About 20 families violently evicted from their homes by Daun Penh district police and private security forces employed by local firm Shukaku Inc have said they will stage a protest demanding compensation from the developer.
On Friday, approximately 50 police and private security guards wielding weapons, including electric batons, demolished about 20 homes in Group 30, part of the lakeside’s Village 24.
The families are now living along a roadside in the Boeung Kak development zone and say they will not leave the area unless authorities and the developer agree to pay individual households US$8,500 in compensation.
Authorities accused the villagers of building additional houses to secure compensation payouts from city authorities.
Moa Bunthan, 41, who was evicted on Friday, rejected the accusations, saying his family had been living beside the lake since 2001 and that between 2005 and 2006 he and 18 other villagers had received microfinance poverty reduction loans from the Council of Ministers’ National Committee for Population and Development.
The development fund allowed villagers to borrow 1.5 million riels ($370) with repayments to be made over 10 years.
“We have still not paid off our debt,” Moa Bunthan said. “We will stay here until we are paid $8,500 compensation.”
Mann Chhoeun, vice-president of the committee, today confirmed the villagers had received microfinance loans, saying: “I really pity them and I hope the authority will provide a resolution for them.”
Rights groups claim more than 4,000 families are set to make way for the controversial lakeside development.
Heng Hoeum, 54, now living along the roadside in Village 24, said today that the villagers were struggling to live in their current situation.
“We will die on the roadside if the authorities and developers don’t agree to pay us compensation and give us justice,” he said.
Also on Friday, Sovan Philong, a Post photographer, had his camera confiscated and was manhandled by police while photographing the demolition of families’ homes.
His two cameras were returned following intervention from NGOs, fellow journalists and villagers at the scene.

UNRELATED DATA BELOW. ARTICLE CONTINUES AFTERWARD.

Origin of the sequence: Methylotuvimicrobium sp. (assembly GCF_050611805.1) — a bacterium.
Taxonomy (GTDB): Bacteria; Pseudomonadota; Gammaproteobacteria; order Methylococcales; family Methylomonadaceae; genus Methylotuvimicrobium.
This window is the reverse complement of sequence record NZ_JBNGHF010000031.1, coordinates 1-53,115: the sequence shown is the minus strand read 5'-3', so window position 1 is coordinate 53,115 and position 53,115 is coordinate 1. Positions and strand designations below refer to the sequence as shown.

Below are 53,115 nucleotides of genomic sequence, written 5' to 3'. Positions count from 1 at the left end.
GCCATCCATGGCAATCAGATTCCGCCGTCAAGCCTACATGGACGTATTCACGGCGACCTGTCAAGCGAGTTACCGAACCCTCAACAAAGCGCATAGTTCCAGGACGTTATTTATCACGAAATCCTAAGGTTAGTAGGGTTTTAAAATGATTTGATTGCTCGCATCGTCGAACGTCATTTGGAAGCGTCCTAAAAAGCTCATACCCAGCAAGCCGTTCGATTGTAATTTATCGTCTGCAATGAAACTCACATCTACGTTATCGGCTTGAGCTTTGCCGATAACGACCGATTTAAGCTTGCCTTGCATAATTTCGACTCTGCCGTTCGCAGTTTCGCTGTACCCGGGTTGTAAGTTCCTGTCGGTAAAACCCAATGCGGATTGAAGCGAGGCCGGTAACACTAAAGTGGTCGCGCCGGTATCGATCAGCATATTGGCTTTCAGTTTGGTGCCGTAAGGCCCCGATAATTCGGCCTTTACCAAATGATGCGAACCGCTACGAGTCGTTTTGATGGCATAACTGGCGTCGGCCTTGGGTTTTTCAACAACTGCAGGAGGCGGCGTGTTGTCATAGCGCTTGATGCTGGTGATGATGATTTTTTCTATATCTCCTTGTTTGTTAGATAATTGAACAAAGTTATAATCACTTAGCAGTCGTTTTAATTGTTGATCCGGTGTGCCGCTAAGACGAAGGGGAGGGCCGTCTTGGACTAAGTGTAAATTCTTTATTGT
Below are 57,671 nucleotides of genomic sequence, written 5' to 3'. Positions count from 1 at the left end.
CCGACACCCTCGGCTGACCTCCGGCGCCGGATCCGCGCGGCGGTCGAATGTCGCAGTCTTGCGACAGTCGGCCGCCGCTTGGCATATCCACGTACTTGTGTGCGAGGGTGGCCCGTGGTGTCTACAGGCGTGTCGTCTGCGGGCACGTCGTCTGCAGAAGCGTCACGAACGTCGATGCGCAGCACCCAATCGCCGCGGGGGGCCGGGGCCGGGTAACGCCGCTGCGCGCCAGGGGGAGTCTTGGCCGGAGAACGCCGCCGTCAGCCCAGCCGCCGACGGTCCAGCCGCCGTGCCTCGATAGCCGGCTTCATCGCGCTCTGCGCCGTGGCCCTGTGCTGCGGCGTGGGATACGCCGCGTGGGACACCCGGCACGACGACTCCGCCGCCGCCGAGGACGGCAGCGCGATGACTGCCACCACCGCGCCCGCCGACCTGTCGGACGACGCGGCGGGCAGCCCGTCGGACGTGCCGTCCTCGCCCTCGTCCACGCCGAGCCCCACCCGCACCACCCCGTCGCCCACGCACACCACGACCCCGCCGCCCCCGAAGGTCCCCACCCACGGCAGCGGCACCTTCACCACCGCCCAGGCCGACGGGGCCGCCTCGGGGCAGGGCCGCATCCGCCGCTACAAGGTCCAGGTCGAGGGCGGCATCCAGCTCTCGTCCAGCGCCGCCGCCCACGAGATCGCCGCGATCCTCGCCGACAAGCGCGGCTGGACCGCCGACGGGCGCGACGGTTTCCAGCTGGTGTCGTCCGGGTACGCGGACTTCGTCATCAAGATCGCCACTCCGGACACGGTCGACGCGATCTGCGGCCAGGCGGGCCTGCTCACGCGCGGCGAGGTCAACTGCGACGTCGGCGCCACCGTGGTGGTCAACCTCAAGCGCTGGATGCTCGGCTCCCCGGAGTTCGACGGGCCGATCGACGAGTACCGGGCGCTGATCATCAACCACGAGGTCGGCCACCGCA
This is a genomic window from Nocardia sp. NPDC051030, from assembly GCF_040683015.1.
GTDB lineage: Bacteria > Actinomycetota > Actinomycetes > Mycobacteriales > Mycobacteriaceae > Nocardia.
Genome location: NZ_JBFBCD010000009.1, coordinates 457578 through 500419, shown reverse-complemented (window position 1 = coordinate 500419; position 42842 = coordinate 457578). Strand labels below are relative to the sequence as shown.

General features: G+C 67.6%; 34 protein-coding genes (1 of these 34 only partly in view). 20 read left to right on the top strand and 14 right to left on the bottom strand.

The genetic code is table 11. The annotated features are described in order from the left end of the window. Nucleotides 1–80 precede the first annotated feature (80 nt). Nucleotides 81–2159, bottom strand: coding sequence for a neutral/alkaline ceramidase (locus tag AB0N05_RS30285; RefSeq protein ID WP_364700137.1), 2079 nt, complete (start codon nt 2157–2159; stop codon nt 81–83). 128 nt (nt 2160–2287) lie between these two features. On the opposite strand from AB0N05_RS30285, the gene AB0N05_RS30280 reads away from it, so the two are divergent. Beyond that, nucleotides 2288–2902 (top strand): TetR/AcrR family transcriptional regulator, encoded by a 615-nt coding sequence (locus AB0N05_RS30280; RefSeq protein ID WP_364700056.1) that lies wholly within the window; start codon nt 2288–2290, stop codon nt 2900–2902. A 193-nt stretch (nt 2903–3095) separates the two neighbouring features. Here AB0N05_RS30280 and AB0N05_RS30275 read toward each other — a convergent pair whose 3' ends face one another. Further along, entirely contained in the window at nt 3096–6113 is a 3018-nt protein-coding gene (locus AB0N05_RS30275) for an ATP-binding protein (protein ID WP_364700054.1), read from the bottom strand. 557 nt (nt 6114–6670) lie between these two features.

Though his camera was returned, police made him delete all his photos showing the forced removals – most of which were later recovered.
An NGO worker who did not wish to be identified said many of the security guards working for Shukaku Inc on Friday were off-duty soldiers and police.
“What happened on Friday is a good reflection of the lack of delineation between who acts for the government and private industry,” the worker said.
The worker added that the behaviour of the authorities at Boeung Kak provided some insight into the regular intimidation and repression of villagers.
“It is important for us to understand that what happened on Friday is what Boeung Kak people have had to face every day since 2008.”
Minister of Information Khieu Kanharith said yesterday that the incident was a case of mistaken identity and denied police had been involved in the altercation.
“The police could not arrest a journalist who was working to collect information or taking pictures at a public place,” Khieu Kanharith said.
“In the case of Boeung Kak lake, security guards were involved in actions against The Phnom Penh Post’s photographer, not the police.”
He said complaints should be lodged against the specific guards responsible rather than against Shukaku.
Daun Penh governor Sok Sambath and deputy governor Sok Penhvuth were not available for comment yesterday. ADDITIONAL REPORTING BY REBECCA PUDDY